Tuesday, September 1, 2015


Pelvic inflammatory disease (PID) is a disease of the upper genital tract. It is a spectrum of infection and inflammation of the upper genital tract organs typically involving the uterus (endometrium), fallopian tubes, ovaries, pelvic peritoneum and surrounding structures. It is attributed to the ascending spread of microorganisms from the cervicovaginal canal to the contiguous pelvic structures. The clinical syndrome is not related to pregnancy and surgery.

But, as the terminology fails to pinpoint the precise organ or organisms involved, it is better to use the anatomical terminology in relation to which organ is involved in the infectious process. Thus, the better terminology should be either endometritis, salpingitis, pelvic peritonitis or tuboovarian abscess. The cervicitis is not included in the list. Many, however, prefer the term salpingitis as because it ultimately bears the brunt of acute infection. From a clinical perspective, it is more pragmatic to describe acute salpingitis as sexually transmitted or not.

Despite better understanding of the etiology, pathogenesis, improved diagnostic tools such as sonar or laparoscopy and advent of wide range of antimicrobials, it still constitutes a health hazard both in the developed and more so in the developing countries. The incidence of pelvic infection is on the rise due to the rise in sexually transmitted diseases. The ready availability of contraception together with increased permissive sexual attitude has resulted in increased incidence of sexually transmitted diseases and, correspondingly, acute PID.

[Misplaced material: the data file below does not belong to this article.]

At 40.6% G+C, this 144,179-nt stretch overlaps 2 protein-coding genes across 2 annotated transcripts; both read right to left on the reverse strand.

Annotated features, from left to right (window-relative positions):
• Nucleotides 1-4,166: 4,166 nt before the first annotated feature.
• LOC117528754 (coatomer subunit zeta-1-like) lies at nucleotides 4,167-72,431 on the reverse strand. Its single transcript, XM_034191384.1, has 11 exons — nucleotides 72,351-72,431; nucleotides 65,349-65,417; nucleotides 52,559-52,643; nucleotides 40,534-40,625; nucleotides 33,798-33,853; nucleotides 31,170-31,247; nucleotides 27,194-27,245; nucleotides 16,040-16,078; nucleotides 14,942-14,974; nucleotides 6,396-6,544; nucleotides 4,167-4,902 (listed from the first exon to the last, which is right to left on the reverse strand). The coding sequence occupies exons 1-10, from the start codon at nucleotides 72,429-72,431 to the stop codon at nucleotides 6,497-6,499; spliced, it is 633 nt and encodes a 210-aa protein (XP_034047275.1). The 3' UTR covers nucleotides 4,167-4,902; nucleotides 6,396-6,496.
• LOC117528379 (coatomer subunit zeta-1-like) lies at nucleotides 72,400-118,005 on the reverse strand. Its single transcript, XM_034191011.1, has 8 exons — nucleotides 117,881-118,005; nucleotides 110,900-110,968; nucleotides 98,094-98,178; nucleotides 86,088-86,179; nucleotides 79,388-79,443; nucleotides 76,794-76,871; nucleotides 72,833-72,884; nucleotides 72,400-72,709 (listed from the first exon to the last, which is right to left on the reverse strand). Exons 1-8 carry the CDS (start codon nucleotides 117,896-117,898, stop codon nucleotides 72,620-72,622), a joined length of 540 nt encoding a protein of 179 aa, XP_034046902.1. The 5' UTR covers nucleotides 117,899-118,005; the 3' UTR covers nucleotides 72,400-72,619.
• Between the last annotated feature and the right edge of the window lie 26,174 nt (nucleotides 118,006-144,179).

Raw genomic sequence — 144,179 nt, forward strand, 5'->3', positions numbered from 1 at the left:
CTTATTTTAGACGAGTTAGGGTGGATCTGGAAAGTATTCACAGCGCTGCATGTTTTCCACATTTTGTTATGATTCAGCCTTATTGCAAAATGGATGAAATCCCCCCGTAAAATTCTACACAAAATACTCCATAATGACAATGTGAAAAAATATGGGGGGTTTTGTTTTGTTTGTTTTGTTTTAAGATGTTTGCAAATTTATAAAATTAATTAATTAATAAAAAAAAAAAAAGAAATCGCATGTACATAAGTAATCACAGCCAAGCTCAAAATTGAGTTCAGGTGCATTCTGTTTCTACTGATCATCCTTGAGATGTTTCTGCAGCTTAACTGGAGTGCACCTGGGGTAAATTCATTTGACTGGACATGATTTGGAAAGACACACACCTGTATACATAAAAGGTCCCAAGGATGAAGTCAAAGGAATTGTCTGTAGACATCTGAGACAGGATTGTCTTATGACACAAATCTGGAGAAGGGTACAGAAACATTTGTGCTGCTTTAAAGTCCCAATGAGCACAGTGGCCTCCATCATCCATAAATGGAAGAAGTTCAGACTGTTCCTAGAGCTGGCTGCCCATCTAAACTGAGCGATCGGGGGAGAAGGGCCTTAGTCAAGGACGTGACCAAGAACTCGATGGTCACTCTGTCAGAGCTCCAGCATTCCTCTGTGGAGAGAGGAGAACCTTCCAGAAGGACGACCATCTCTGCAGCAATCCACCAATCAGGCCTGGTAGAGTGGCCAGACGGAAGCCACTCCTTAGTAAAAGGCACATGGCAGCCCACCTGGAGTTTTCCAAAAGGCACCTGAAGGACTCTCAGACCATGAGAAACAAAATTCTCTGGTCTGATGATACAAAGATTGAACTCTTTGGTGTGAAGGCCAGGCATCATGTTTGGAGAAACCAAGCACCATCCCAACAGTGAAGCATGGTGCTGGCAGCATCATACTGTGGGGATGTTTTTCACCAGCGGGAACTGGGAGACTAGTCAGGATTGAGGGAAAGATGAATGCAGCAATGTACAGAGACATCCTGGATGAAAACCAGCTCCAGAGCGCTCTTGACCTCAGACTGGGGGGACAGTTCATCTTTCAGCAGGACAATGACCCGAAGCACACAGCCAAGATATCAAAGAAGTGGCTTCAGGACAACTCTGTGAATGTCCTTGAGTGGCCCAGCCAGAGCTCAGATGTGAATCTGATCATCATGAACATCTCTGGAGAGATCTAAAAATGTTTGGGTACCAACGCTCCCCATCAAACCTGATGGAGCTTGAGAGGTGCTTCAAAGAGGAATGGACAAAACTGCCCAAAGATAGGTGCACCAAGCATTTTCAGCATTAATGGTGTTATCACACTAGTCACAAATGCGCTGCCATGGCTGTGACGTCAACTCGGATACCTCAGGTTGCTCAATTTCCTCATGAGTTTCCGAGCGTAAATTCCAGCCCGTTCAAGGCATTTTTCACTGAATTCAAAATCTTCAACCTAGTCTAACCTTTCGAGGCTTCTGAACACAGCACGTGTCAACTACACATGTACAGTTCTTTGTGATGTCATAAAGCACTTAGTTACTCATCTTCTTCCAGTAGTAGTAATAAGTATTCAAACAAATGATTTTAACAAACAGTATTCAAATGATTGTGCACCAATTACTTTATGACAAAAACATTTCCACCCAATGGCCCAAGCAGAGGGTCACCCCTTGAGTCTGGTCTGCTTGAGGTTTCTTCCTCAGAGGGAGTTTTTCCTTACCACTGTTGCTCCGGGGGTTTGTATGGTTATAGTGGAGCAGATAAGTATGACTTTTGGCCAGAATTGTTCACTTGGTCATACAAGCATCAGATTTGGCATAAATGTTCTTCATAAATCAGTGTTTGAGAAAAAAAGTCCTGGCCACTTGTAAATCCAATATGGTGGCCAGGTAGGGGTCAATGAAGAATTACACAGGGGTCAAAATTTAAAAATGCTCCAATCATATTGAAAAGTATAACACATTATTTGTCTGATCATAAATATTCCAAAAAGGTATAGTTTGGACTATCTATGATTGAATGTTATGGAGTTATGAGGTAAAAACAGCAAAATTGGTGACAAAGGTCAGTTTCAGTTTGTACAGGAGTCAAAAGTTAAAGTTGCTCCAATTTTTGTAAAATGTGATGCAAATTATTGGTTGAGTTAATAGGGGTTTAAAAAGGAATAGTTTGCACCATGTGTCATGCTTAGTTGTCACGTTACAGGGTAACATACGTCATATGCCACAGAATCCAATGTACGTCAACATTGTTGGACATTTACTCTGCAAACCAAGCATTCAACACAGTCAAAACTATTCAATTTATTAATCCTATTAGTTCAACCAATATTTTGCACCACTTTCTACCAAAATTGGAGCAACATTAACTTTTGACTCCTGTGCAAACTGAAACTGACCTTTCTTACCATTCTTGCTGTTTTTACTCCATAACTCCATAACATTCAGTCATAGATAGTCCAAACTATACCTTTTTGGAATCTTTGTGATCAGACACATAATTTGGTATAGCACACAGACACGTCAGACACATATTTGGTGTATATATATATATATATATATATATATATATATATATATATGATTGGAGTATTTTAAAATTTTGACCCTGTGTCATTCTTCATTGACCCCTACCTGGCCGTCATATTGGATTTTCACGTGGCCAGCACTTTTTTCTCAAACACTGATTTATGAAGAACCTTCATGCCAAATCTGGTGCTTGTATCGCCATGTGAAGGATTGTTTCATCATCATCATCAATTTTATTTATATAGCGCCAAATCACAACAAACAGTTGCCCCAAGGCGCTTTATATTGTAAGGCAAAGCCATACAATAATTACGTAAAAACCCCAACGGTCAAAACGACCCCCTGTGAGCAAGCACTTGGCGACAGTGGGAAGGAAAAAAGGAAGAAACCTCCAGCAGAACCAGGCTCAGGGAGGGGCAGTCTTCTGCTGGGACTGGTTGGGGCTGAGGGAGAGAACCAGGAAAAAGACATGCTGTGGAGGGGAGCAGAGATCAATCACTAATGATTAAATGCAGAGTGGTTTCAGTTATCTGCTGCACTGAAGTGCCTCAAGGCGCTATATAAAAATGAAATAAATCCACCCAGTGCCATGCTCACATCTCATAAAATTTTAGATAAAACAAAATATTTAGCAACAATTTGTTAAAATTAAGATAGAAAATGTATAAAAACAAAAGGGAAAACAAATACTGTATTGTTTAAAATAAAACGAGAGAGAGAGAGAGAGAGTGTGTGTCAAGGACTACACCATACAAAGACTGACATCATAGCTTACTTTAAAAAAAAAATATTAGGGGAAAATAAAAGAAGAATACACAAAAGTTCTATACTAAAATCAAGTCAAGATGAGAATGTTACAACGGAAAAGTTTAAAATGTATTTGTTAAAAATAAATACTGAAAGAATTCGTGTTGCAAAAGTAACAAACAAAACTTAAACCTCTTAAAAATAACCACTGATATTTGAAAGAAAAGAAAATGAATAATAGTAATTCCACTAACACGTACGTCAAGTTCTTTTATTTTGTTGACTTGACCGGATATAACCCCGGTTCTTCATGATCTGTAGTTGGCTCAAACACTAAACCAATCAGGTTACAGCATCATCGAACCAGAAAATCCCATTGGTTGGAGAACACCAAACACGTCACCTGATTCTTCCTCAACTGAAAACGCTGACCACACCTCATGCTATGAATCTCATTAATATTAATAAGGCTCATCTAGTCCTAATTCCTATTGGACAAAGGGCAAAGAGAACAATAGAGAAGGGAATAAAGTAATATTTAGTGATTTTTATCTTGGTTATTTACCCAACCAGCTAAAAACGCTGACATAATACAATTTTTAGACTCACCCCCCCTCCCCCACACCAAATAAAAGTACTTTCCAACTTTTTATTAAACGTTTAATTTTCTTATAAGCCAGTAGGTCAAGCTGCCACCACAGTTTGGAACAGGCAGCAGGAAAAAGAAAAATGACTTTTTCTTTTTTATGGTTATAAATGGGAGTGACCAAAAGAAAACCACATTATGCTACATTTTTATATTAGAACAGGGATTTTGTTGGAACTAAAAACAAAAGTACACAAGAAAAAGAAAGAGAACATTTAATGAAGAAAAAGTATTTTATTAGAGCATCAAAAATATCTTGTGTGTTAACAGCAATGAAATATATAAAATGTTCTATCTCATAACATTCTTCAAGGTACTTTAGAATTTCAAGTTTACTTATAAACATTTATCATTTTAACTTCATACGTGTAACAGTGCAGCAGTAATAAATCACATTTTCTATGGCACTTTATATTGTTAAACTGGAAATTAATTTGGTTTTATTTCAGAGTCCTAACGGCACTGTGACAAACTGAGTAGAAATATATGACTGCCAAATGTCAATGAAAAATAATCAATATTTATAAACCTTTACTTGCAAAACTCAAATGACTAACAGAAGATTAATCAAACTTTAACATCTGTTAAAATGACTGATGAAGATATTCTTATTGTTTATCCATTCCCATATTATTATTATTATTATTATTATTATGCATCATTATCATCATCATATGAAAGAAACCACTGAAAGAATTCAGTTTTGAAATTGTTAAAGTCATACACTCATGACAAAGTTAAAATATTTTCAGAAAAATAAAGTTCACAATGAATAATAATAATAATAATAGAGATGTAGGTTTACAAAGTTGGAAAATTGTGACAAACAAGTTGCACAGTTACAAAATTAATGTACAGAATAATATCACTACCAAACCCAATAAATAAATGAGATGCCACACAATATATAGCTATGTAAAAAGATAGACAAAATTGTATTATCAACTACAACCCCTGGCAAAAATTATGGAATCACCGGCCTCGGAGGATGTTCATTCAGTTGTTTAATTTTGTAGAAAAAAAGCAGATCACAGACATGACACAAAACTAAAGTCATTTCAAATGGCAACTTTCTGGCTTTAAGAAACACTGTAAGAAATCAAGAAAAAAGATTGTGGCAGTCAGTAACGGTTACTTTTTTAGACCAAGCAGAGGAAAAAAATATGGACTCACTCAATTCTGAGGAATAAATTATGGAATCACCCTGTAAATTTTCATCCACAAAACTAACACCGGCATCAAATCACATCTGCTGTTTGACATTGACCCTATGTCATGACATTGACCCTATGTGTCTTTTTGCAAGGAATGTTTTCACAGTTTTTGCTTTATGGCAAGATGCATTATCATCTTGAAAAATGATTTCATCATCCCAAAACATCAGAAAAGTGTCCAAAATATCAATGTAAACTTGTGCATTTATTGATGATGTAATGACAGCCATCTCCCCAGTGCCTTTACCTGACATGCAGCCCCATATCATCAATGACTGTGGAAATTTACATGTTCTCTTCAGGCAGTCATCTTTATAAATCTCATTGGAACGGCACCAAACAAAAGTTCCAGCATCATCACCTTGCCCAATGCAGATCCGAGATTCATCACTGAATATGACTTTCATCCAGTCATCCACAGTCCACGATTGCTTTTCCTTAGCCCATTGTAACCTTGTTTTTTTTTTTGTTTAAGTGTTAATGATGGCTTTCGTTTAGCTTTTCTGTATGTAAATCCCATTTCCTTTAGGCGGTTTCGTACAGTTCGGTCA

The incidence varies from 1–2 per cent per year among sexually active women. About 85 per cent are spontaneous infection in sexually active females of reproductive age. The remaining 15 per cent follow procedures, which favors the organisms to ascend up. Such iatrogenic procedures include endometrial biopsy, uterine curettage, insertion of IUD and hysterosalpingography. Two-thirds are restricted to young women of less than 25 years and the remaining one-third limited among 30 years or older.

Pelvic inflammatory disease is a major problem to the reproductive health of young women. PID may be asymptomatic or subclinical. Currently there is certain changes in the epidemiology of PID. (A) Shift from inpatient PID to outpatient PID. (B) Change in clinical presentation. Less severe disease is commonly seen. (C) Shift in the microbial etiology of more Chlamydia trachomatis than gonococcus and others.
Risk factors
- Menstruating teenagers.
- Multiple sex partners.
- Absence of contraceptive pill use.
- Previous history of acute PID.
- IUD users.
- Area with high prevalence of sexually transmitted diseases.
Teenagers have got low hormonal defence in response to genital tract infection. Wider area  of cervical epithelium allows colonisation of Chlamydia trachomatis and N. gonorrhoeae.
Protective factors
- Contraceptive practice
- Barrier methods, specially condom, diaphragm with spermicides.
- Oral steroidal contraceptives have got two preventive aspects.
- Produce thick mucus plug preventing ascent of sperm and bacterial penetration.
- Decrease in duration of menstruation, creates a shorter interval of bacterial colonization of the upper tract.
- Monogamy or having a partner who had vasectomy.

Patients with acute PID present with a wide range of non-specific clinical symptoms. Symptoms
usually appear at the time and immediately after the menstruation.
- Bilateral lower abdominal and pelvic pain which is dull in nature. The onset of pain is more rapid and acute in gonococcal infection (3 days) than in chlamydial infection (5–7 days).
- There is fever, lassitude and headache.
- Irregular and excessive vaginal bleeding is usually due to associated endometritis.
- Abnormal vaginal discharge which becomes purulent and or copious.
- Nausea and vomiting.
- Dyspareunia.